Telematics and the future of digitalization in rental
By ZTR and Lindsey Anderson01 June 2021
Global technology and telematics company ZTR is changing the way the industry operates - in a big way. Lindsey Anderson discusses developments and the future with ZTR’s Paul Wilson.
“Innovation is in our DNA; it’s our lifeblood, our culture. It helps to deliver features and capabilities that customers don’t even know they need.”
That statement is from Steve Thomas, chief technology officer of global telematics and technology company ZTR. It’s a bold, thought-provoking assertion if you really think about it: How does a company know what the market needs if the market itself doesn’t even know what it needs?
The easy answer: Listen to your customers’ customers.
Across the globe, Covid-19 impacted businesses to varying degrees. Some crumbled, some stumbled. But ZTR? It soared.
Over the last year, the U.S.-headquartered company achieved milestone after milestone, opening a new office in Japan, expanding across Europe and the UK and inking major partnerships with some of the world’s largest equipment rental companies and OEMs.
I had to ask, were these significant successes somewhat attributed to the global pandemic?
Or did ZTR have specific plans put in place prior to Covid-19?
“We certainly didn’t have a crystal ball that allowed us to look into the oncoming pandemic,” says Paul Wilson, senior director – commercial development and operations of ZTR’s industrial IoT division. “Strategic planning is really important to us, and we are very methodical about our approach.”
So with their playbook fully loaded, ZTR surged forward, all the while analyzing technology’s crucial role in the construction and rental industries. Just think: touchless services, rich data – and sharing that data, remote diagnostics and controls, automated monitoring and much, much more.
Time to get to work
Years ago, the access and equipment rental industries saw telematics as a method to simply track equipment run hours or set a geofence around a jobsite. The idea of capturing and utilizing data beyond a few key metrics seemed far too advanced for most.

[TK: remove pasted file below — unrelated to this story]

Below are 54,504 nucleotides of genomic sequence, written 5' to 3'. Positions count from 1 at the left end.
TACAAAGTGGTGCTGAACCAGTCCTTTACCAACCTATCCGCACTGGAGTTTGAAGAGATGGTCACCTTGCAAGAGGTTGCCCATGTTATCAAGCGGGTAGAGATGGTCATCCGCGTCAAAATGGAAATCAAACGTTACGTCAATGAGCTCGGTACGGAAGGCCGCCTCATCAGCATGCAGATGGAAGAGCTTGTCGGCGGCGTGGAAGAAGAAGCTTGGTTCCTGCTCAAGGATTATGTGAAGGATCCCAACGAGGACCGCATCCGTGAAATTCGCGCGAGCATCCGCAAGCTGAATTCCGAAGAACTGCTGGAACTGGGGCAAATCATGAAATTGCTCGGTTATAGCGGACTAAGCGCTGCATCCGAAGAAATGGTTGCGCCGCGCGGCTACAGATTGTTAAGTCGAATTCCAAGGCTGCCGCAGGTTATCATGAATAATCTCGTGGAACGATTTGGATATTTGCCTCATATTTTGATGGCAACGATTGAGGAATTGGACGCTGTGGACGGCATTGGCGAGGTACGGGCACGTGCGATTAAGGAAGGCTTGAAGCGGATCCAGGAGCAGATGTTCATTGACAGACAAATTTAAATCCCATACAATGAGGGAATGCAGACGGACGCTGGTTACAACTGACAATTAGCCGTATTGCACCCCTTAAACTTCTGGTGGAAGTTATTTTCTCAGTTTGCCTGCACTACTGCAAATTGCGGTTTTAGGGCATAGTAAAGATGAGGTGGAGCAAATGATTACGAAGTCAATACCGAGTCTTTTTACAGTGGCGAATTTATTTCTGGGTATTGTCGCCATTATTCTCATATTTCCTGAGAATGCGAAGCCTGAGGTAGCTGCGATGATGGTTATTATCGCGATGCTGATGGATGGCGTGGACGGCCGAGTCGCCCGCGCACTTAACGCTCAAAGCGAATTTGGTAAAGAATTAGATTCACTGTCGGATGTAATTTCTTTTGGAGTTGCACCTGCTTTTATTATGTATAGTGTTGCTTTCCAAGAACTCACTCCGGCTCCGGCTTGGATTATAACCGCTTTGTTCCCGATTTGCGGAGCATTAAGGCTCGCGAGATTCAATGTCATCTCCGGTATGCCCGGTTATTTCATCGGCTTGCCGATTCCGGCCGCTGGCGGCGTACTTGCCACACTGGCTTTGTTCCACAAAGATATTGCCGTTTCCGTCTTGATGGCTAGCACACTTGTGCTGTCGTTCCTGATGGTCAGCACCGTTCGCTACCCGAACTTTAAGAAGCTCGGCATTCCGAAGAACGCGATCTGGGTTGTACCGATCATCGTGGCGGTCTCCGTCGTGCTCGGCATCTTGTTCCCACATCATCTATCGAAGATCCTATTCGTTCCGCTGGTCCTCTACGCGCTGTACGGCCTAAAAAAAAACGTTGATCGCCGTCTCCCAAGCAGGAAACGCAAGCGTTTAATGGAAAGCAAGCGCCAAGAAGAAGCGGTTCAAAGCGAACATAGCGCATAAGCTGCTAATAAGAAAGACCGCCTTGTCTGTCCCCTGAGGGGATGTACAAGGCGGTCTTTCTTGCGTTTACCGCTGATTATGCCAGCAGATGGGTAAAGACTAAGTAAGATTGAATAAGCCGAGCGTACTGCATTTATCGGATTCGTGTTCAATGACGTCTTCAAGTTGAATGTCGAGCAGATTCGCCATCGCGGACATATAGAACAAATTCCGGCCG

“Our first OEM, going back to 2007, was a great example of a program that had enhanced data machine control,” Wilson says. “Interestingly enough, the market just wasn’t ready for that – it takes a while for things to catch on sometimes.”
Nearly a decade and a half later, the industry is finally starting to catch on. ZTR now has more than 120 OEMs that have engineered the company’s telematics into their product designs, so when a boom or scissor lift rolls off the assembly line ready for shipment, it’s also ready to track and store data.
In fact, Wilson notes, businesses that have already invested in remote connectivity enabled by telematics will likely emerge from the pandemic even stronger. And those who haven’t invested are going to need to catch up and be ready for what could be a different operating future.
“Companies that adopted telematics early on already had access to machine data, so they had a roadmap on how to digitize their business processes, you know, a ‘head start,” Wilson says. “Those customers have a longer-term view on how they digitize their business.”
Productivity and efficiency
Covid-19 wasn’t the creator of ZTR’s technologically advanced solutions; it simply accelerated what was already on the industry’s radar.
“People were looking for better ways to create customer experiences, lower costs and increase speed and efficiency,” Wilson says.
Companies knew they needed to (quickly) adapt to this ‘new’ digital way of life – and that didn’t simply mean more Zoom meetings or how-to webinars.